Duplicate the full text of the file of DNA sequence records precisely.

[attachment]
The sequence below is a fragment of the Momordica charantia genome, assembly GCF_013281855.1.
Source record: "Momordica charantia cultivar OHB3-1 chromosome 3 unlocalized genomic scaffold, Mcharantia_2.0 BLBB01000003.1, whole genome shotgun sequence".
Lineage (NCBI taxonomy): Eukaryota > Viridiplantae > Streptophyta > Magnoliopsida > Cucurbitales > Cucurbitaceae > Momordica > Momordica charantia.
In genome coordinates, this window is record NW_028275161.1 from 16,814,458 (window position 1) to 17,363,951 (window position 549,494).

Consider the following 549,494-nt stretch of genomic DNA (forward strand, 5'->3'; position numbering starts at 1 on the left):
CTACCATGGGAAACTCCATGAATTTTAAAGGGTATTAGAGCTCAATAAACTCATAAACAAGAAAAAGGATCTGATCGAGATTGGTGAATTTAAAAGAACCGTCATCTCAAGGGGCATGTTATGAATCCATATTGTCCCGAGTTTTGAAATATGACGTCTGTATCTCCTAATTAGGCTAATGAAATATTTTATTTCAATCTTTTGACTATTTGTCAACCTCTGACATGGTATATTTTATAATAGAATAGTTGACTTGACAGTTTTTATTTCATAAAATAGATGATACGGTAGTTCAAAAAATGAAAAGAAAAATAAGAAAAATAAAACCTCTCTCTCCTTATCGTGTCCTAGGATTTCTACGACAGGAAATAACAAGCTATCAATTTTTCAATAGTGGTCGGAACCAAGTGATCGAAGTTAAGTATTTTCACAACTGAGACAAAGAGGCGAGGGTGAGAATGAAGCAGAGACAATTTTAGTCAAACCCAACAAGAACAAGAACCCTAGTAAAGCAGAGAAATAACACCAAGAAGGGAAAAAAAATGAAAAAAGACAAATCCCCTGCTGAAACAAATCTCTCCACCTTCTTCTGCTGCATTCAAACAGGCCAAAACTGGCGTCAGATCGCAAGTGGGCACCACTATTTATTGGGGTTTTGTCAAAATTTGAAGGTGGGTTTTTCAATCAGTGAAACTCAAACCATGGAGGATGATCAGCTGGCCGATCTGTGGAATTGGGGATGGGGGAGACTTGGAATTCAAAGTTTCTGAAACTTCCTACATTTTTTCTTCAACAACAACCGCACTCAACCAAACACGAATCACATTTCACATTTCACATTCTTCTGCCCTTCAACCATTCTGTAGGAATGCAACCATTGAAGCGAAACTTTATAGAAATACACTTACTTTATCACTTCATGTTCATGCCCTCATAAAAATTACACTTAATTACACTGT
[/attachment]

The sequence below is a fragment of the Momordica charantia genome, assembly GCF_013281855.1.
Source record: "Momordica charantia cultivar OHB3-1 chromosome 3 unlocalized genomic scaffold, Mcharantia_2.0 BLBB01000003.1, whole genome shotgun sequence".
Lineage (NCBI taxonomy): Eukaryota > Viridiplantae > Streptophyta > Magnoliopsida > Cucurbitales > Cucurbitaceae > Momordica > Momordica charantia.
In genome coordinates, this window is record NW_028275161.1 from 16,814,458 (window position 1) to 17,363,951 (window position 549,494).

Consider the following 549,494-nt stretch of genomic DNA (forward strand, 5'->3'; position numbering starts at 1 on the left):
CTACCATGGGAAACTCCATGAATTTTAAAGGGTATTAGAGCTCAATAAACTCATAAACAAGAAAAAGGATCTGATCGAGATTGGTGAATTTAAAAGAACCGTCATCTCAAGGGGCATGTTATGAATCCATATTGTCCCGAGTTTTGAAATATGACGTCTGTATCTCCTAATTAGGCTAATGAAATATTTTATTTCAATCTTTTGACTATTTGTCAACCTCTGACATGGTATATTTTATAATAGAATAGTTGACTTGACAGTTTTTATTTCATAAAATAGATGATACGGTAGTTCAAAAAATGAAAAGAAAAATAAGAAAAATAAAACCTCTCTCTCCTTATCGTGTCCTAGGATTTCTACGACAGGAAATAACAAGCTATCAATTTTTCAATAGTGGTCGGAACCAAGTGATCGAAGTTAAGTATTTTCACAACTGAGACAAAGAGGCGAGGGTGAGAATGAAGCAGAGACAATTTTAGTCAAACCCAACAAGAACAAGAACCCTAGTAAAGCAGAGAAATAACACCAAGAAGGGAAAAAAAATGAAAAAAGACAAATCCCCTGCTGAAACAAATCTCTCCACCTTCTTCTGCTGCATTCAAACAGGCCAAAACTGGCGTCAGATCGCAAGTGGGCACCACTATTTATTGGGGTTTTGTCAAAATTTGAAGGTGGGTTTTTCAATCAGTGAAACTCAAACCATGGAGGATGATCAGCTGGCCGATCTGTGGAATTGGGGATGGGGGAGACTTGGAATTCAAAGTTTCTGAAACTTCCTACATTTTTTCTTCAACAACAACCGCACTCAACCAAACACGAATCACATTTCACATTTCACATTCTTCTGCCCTTCAACCATTCTGTAGGAATGCAACCATTGAAGCGAAACTTTATAGAAATACACTTACTTTATCACTTCATGTTCATGCCCTCATAAAAATTACACTTAATTACACTGT